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Saturday, 23 February, 2002, 11:29 GMT
Zimbabwe attacks US sanctions
Mugabe supporters march
Violence has flared between rival political factions
Supporters of President Robert Mugabe have dismissed sanctions imposed on Zimbabwe by the United States as a "Western ploy".

The ban on Mr Mugabe and his ruling elite travelling to the US would fail in its attempt to hurt the government, a Zanu-PF party leader said.


The aim is to put us under pressure and to give an advantage to the opposition

Didymus Mutasa, Zanu-PF official

The US said that chances for a free and fair election in Zimbabwe next month were falling but Didymus Mutasa, external secretary for the ruling party, said the West wanted to destabilise the government.

The US sanctions also apply to officials' families and those who run businesses that benefit from dealing with the government. They follow similar measures taken by the European Union.

"We are not surprised at the sanctions. The aim is to put us under pressure and to give an advantage to the opposition," Mr Mutasa said.

"But the sanctions will not work and they will not soften our resolve to defend Zimbabwe's national sovereignty," he told the Reuters news agency.

US President George W Bush ordered the travel ban on Friday as tension and outbreaks of violence continued.

Robert Mugabe
Mr Mugabe is campaigning around the country
On Monday, the European Union on Monday imposed a visa ban and asset freeze on 20 top Zimbabwean officials and withdrew its election observer mission from the country, saying they would not be able to do their jobs.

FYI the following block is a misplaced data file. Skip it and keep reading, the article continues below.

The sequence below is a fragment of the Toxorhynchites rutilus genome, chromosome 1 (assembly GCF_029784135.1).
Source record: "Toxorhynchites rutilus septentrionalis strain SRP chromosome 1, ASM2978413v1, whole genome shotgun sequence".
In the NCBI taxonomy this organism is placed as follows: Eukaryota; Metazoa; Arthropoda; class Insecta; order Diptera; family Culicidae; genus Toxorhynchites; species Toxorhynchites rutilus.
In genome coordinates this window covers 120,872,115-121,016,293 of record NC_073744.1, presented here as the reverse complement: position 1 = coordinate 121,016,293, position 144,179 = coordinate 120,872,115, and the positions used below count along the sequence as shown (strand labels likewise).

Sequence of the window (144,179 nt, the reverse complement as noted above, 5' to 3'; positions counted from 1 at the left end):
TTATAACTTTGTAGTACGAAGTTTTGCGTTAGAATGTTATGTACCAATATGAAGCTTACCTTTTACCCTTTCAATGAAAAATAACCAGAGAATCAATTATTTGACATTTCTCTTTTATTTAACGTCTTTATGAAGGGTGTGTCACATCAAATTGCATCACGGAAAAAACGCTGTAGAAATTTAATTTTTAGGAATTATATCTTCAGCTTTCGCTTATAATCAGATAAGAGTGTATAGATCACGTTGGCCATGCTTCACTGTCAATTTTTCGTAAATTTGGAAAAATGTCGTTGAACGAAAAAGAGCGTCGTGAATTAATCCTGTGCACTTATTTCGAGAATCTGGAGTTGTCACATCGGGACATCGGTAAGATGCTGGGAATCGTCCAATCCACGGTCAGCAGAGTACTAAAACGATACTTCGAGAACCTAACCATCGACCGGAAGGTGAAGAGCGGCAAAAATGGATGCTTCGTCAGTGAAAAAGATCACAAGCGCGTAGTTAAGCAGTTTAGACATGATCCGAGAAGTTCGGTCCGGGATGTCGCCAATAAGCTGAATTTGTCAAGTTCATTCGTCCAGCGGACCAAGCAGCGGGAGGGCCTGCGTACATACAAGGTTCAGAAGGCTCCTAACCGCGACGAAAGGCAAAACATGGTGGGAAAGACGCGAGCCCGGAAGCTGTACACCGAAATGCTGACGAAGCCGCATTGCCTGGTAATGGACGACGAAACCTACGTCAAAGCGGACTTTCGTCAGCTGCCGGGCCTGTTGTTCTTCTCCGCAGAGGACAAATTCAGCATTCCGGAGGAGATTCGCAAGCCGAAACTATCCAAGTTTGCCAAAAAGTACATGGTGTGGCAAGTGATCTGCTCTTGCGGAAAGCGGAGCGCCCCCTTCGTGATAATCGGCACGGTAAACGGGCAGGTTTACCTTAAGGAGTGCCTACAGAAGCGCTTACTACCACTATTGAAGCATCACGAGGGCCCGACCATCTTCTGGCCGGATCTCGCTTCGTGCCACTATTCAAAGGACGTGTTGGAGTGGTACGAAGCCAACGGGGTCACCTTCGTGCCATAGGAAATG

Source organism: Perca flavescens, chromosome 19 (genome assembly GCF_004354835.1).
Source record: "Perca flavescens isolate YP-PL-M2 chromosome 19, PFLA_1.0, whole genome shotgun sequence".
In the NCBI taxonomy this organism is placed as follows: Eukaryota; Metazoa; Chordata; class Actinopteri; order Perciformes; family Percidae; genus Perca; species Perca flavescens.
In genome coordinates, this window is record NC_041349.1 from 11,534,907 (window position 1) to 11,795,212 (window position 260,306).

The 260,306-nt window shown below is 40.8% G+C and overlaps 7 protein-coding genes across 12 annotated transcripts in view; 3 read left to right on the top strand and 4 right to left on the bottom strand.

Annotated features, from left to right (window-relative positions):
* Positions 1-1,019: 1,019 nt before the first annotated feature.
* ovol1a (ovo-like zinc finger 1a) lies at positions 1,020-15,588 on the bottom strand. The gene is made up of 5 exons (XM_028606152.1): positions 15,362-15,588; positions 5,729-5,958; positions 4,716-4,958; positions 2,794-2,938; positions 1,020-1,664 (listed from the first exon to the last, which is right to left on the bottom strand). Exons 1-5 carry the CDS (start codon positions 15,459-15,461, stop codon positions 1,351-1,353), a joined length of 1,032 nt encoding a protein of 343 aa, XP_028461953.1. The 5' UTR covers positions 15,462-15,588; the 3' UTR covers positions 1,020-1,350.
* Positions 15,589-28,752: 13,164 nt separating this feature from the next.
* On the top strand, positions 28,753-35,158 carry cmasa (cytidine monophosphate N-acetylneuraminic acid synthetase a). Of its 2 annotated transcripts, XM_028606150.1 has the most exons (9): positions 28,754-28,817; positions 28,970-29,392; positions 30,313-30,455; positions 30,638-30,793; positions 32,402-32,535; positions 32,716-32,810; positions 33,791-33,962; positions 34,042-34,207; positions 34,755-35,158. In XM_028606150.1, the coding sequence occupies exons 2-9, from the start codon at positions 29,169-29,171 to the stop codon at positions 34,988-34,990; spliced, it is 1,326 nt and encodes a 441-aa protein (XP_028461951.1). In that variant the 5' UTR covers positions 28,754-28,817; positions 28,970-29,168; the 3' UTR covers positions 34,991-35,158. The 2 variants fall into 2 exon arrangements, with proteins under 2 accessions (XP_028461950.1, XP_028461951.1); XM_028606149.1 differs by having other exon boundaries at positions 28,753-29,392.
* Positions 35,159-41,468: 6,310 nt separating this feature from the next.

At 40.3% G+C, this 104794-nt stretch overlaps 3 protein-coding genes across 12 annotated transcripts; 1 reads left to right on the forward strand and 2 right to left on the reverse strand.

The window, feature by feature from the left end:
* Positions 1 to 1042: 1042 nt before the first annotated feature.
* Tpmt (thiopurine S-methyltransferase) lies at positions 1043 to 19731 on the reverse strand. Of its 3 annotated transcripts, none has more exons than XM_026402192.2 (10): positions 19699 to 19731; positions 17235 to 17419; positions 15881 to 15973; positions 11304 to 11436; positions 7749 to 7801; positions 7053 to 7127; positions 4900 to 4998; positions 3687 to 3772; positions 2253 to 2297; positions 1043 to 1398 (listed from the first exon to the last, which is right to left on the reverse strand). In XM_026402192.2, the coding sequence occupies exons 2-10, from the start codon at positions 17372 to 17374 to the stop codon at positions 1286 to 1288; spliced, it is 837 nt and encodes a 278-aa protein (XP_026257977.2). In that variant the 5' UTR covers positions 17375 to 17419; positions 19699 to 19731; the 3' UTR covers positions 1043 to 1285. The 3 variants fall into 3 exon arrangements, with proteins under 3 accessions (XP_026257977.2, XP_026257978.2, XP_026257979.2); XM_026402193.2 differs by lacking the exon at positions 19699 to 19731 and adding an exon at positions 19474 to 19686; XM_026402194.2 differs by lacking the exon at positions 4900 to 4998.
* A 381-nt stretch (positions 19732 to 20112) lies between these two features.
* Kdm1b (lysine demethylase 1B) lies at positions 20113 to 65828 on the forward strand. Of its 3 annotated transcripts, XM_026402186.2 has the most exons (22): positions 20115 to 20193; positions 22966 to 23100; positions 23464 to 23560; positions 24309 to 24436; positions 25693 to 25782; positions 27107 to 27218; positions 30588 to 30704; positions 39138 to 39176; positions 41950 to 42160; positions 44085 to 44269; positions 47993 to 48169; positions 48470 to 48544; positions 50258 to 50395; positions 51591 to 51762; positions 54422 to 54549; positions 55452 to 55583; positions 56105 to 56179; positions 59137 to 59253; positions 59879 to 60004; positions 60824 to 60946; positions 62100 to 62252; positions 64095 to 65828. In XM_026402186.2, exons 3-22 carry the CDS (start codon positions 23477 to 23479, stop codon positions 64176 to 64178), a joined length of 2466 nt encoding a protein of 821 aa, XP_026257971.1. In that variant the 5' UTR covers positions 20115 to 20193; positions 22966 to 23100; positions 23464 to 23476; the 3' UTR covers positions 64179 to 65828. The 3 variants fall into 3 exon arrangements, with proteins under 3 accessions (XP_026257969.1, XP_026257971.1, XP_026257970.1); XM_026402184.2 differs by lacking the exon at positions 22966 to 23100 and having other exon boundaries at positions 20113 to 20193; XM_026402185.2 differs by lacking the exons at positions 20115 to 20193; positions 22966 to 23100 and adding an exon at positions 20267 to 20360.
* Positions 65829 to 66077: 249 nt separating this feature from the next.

Southern African election observers in the country have warned that a wave of political violence threatens chances of a free and fair poll.

Mr Mugabe was to address a rally in drought-stricken Matabeleland North province on Saturday afternoon.

Clear support

In the 9-10 March election he and his Zanu-PF party will be challenged by Morgan Tsvangirai and the Movement for Democratic Change (MDC).

The MDC said Zimbabwean police shot at Mr Tsvangirai's convoy on Friday and two South African election observers were caught up in a separate attack by militant government supporters.

White House spokesman Ari Fleischer said the sanctions were being imposed because "conditions for a transparent election process in Zimbabwe have eroded".

 WATCH/LISTEN
 ON THIS STORY
The BBC's Rageh Omaar
"Campaigning for the opposition in Zimbabwe often means running for you life"
Zimbabwe opposition leader Morgan Tsvangirai
"The EU sanctions have come a little late"
Commonwealth Secretary General Don McKinnon
"We have tried to influence without much success"
See also:

23 Feb 02 | Africa
Mugabe banned from US travel
06 Feb 02 | Africa
Zimbabwe's climate of fear
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